The Internet also helped reverse the decline in sales that was seen by booksellers in 1998, fueling a 3 percent overall increase in book buying, according to the study released by the Book Industry Study Group (BISG), an independent nonprofit group.
Consumers bought more than 50 million books on the Internet, accounting for 5.4 percent of total sales in 1999, up from 1.9 percent in 1998. All other outlets for book sales registered declines in 1999, according to the study.
Large chain bookstores accounted for 24.6 percent of sales, slipping from 25.3 percent in 1998. Independent bookstores continued their slide, drawing 15.2 percent of book sales in 1999, compared with 16.6 percent in 1998. Book clubs also dropped their market share to 17.7 percent from 18 percent in 1998.
"Ninety-five percent of books were still bought the old-fashioned way," said Barrie Rappaport, a senior account executive at NPD Group, who worked on the study. "But Internet sales are going to grow as more and more people have access to the Internet at home and at work."
The study underscores the increasing jitters felt by traditional booksellers as the Internet transforms the industry. First came online books sales, and now bookstores see on the horizon the emergence of digital versions of books that can be downloaded from the Web.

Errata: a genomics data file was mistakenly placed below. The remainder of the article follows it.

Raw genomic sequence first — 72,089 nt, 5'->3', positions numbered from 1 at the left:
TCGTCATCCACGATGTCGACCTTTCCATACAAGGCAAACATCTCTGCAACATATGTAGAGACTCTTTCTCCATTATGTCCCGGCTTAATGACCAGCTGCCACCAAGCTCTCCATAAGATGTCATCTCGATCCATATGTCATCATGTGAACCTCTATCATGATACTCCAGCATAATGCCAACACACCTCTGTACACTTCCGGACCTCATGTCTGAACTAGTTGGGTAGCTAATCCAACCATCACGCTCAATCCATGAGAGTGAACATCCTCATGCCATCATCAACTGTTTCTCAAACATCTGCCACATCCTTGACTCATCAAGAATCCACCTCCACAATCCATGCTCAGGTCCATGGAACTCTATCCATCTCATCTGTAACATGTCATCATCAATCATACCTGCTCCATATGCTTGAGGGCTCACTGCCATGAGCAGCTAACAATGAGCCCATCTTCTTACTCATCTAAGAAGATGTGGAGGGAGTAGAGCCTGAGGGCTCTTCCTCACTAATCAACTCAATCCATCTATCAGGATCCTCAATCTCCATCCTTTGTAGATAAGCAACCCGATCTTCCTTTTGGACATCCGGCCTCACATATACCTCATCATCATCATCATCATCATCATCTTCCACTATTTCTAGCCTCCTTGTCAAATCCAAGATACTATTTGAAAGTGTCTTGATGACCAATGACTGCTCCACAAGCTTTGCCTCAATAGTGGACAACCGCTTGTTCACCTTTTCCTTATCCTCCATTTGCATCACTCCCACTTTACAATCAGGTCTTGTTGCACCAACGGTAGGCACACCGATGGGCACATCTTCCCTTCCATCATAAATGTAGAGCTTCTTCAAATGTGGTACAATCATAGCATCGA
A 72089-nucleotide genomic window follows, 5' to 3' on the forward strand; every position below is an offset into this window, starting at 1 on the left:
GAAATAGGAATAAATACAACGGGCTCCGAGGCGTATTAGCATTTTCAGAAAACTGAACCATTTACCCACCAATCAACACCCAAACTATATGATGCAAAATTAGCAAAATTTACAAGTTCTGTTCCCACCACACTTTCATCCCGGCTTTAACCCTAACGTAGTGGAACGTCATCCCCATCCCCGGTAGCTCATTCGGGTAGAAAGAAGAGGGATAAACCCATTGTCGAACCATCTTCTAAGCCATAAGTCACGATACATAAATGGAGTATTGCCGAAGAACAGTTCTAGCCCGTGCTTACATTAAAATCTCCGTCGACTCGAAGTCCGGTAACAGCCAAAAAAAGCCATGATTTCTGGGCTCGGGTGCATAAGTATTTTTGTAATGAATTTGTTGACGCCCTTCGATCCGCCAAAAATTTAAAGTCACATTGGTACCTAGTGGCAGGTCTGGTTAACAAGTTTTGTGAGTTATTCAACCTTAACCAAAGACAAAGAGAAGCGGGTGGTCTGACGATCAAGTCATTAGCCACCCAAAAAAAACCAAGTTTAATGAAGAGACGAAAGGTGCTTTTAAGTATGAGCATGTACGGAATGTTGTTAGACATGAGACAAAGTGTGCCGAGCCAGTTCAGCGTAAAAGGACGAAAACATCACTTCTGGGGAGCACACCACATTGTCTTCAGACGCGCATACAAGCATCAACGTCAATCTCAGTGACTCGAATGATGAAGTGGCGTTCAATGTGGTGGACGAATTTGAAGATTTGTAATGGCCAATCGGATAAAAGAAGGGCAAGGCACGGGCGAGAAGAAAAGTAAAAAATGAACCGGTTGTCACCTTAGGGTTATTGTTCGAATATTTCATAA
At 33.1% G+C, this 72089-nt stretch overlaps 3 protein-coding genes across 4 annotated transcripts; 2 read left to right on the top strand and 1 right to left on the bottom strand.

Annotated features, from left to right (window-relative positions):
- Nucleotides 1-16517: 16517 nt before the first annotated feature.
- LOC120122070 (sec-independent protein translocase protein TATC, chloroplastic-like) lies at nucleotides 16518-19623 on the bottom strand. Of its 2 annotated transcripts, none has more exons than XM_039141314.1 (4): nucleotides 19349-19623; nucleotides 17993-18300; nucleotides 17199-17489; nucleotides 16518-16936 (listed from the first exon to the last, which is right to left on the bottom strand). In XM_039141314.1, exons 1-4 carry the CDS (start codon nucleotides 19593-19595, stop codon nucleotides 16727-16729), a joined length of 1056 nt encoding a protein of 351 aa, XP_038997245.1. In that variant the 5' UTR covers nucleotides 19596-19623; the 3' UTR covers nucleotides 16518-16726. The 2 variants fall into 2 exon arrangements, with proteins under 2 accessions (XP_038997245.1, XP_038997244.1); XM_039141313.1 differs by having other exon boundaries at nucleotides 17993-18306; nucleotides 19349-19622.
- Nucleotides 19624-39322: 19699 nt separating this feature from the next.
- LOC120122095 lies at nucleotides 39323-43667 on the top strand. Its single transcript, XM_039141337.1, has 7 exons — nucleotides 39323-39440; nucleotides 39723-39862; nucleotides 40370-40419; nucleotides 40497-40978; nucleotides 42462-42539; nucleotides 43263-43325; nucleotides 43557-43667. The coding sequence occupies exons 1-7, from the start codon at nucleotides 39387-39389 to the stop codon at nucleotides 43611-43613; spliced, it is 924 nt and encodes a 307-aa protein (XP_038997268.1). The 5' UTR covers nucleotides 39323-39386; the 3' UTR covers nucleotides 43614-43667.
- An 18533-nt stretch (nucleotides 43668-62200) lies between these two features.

The landscape is bleak for many booksellers. While large chains like Barnes & Noble and Borders have continued to expand their market share, several chains have already crashed or are in a tailspin. Lauriat's went bankrupt and closed all of its stores, while Crown Books also closed some stores as it operates under bankruptcy protection, Rappaport said.
The death-knell for independent bookstores has been even more severe; almost half have become extinct since 1994, according to the American Booksellers Association.
But chains and independent stores are taking on the trappings of online sellers. Barnes & Noble created and spun off its Barnesandnoble.com site, while independent sellers recently launched Booksense.com, a site that brings together widespread Internet stores set up by independent booksellers.
The surge in Internet sales has helped Amazon.com show a profit--at least in its books unit. For the second quarter in a row, Seattle-based Amazon said its book business was profitable, but declined to give the bottom line number for that particular business.
Rappaport said her group plans to study whether the Internet is expanding the book buying market or simply shuffling around the available market share.